A while back an xkcd comic on Voting Software attracted a lot of attention on Twitter for it’s alarmist comparison of the attitudes of the software development industry to other engineering disciplines and in particular, this statement:
“our entire field is bad at what we do, and if you rely on us, everyone will die”From: https://www.xkcd.com/2030/
This was widely shared and quoted on Twitter, and even shared by industry leaders such as Grady Booch:
There was one comment in reply to Booch’s tweet that particularly resonated with me:
“I fear that perpetual adolscence is our curse and our gift – (we’re) always chasing the next shiny thing”Joerg Muller-Kindt
This thought that as an industry we’re stuck in “perpetual adolescence” caught my attention. As an industry we struggle to advance. What’s unusual when you think back over the past 20 years and even further back looking at the history of our industry, there are developments and ‘movements’ where groups of individuals come together to champion an idea that at first seems to make a positive improvement to our industry as a whole, and then over a few more years the ideas fade away and seem to be forgotten. Some are even occasionally rediscovered again by another group of like-minded individuals years later.
The ‘perpetual adolescence’ of our industry as I see it is not that we’re stuck at a particular point in our industry’s growth and unable to progress, we do progress and advance. This growth however, appears to be in short cycles where we move forward, but then we go back to what we were doing before, and we’re stuck in a cycle of discovery and rediscovery. It’s not as bad as one step forward, two steps back, but it does appear to be something like one step forward, one step back. We’re never continually advancing, occasionally we move forward but we end up going backwards again. The progress of our industry never seems to be continually moving forward. Maybe this is typical of any industry in its infancy.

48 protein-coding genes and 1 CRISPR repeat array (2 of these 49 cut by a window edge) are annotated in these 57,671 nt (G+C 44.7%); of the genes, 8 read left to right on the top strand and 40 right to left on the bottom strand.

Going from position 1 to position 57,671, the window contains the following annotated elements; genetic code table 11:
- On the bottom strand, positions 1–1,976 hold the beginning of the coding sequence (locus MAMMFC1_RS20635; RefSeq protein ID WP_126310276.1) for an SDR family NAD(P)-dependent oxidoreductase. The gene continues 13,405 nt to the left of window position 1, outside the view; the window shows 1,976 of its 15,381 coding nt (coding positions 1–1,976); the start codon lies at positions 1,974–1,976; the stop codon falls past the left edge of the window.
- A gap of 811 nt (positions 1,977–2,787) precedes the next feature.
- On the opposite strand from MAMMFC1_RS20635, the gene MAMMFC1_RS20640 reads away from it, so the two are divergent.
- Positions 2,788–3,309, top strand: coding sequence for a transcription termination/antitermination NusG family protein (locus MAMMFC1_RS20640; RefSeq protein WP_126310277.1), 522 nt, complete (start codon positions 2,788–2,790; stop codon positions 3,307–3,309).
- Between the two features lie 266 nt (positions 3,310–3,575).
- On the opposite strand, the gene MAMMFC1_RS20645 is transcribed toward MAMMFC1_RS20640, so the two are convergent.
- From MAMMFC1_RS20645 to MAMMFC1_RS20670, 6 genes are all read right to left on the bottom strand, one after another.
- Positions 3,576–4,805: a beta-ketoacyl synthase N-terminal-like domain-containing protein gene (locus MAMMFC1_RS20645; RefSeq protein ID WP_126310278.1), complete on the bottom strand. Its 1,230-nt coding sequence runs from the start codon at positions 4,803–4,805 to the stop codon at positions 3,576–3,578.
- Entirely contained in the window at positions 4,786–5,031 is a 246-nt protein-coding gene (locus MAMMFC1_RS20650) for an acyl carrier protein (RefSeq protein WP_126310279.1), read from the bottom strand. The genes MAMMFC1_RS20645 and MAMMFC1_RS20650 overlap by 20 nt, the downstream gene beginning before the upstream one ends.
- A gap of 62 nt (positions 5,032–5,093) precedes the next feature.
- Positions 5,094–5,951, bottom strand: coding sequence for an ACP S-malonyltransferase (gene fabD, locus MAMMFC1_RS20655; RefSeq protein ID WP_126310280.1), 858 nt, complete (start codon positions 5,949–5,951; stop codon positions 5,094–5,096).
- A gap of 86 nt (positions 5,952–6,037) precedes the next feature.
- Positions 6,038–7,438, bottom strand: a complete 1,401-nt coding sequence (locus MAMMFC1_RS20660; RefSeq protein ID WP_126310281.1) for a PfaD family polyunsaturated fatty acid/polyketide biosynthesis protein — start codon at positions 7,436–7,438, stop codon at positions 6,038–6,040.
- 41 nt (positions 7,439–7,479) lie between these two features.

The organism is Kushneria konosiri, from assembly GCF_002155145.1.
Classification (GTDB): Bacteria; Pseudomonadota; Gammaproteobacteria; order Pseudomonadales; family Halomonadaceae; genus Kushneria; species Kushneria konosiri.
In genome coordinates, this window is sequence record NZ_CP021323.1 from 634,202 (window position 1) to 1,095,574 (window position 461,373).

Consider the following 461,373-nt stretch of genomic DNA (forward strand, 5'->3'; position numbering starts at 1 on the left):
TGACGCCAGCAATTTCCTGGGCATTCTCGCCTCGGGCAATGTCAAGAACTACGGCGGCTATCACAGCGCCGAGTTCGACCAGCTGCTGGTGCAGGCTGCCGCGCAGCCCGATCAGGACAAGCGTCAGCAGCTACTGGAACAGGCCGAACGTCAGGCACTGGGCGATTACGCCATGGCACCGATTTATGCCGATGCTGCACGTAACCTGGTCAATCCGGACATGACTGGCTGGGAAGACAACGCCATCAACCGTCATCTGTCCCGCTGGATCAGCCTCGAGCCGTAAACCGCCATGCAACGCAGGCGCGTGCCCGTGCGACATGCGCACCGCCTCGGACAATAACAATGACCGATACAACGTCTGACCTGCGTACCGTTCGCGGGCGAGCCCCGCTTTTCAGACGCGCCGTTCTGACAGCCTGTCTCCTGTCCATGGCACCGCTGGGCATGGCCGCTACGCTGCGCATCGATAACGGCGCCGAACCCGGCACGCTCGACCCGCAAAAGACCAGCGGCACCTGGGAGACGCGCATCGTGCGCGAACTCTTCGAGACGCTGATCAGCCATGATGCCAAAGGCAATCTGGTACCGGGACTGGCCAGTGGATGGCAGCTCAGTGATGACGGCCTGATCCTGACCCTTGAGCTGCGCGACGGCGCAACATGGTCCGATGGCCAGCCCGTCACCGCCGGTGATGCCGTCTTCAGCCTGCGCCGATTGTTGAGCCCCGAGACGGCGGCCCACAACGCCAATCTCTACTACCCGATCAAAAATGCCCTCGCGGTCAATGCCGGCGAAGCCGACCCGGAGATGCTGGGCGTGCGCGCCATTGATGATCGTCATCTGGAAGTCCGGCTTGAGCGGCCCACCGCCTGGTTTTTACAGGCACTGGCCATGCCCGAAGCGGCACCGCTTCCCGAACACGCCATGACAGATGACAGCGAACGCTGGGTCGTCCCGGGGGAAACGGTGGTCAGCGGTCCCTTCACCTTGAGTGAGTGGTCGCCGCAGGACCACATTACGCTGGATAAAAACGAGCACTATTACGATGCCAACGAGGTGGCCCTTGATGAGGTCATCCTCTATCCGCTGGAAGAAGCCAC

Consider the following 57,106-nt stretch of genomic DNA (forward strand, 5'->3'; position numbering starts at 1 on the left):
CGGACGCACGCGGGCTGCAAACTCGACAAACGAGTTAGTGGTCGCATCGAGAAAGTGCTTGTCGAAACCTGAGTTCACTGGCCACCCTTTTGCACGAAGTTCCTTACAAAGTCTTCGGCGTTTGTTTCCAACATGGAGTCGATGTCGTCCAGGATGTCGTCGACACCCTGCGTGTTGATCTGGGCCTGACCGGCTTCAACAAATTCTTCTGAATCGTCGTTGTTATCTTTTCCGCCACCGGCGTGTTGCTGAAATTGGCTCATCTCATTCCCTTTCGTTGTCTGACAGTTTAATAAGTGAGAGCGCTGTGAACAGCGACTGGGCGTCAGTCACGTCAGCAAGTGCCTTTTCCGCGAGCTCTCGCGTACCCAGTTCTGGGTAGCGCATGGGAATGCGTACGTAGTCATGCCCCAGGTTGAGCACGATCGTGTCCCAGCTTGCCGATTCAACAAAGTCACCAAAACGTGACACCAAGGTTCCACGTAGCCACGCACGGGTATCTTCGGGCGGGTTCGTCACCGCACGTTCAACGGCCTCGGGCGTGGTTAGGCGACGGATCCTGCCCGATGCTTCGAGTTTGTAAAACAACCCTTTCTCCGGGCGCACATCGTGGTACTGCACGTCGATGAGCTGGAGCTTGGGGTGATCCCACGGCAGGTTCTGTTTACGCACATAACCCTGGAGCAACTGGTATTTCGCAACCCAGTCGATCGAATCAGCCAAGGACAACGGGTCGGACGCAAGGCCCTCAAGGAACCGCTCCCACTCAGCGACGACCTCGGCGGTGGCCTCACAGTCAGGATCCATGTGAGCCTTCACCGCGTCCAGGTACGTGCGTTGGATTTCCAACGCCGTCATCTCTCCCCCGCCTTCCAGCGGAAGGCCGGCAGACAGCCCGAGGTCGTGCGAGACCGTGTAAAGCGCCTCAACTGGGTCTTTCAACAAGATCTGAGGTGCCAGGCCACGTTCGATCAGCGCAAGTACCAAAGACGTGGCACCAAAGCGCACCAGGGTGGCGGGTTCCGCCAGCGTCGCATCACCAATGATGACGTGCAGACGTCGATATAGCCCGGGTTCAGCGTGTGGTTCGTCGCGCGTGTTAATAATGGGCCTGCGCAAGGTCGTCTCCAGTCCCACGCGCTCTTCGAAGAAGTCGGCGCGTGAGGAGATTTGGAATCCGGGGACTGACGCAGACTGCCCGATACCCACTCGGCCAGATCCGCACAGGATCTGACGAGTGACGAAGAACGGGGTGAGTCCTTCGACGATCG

- The ‘software crisis‘ of the 1970s
- Structured Analysis and Structured Design
- Formal methods
- 4GL development tools focused on developing specific styles of application (e.g. PowerBuilder, and client/server type systems)
- The hype of Object Oriented languages
- Fred Brooks seminal article “No Silver Bullet“
- CASE (Computer Aided Software Engineering) tools and code generation – mid 1990s
- UML, Rational Unified Process (RUP)
- The Agile Manifesto
- The cycle of centralized vs decentralized (distributed) systems
- The hype of Functional languages
- Strongly typed vs dynamic languages
- Platform independence vs platform dependence (of languages and technologies)
- Software development as an engineering discipline or an art, and everything in between
- Serverless, as the solution to all problems
There’s plenty of other ideas and concepts that could be part of this list, and I’m not highlighting anything in my list to say these ideas good or bad, but when you look back it’s interesting how ideas come and go over time. People come and go too, some noticeably bringing new ideas and passion with them, sometimes rediscovering ideas again from the past. Sometimes as champions leave the industry their ideas no longer have a voice and their ideas disappear with them too.
If our industry is still in its infancy, is this cyclical, repetitive behavior just the industry trying out new ideas to see what sticks? Or is it that the people actively involved in championing ideas come and go too, bringing ideas in and sometimes taking ideas with them when they move on? Does this mean that as an industry as experienced developers leave the industry and new generations of developers come in, are we doomed to continually repeat our mistakes of the past?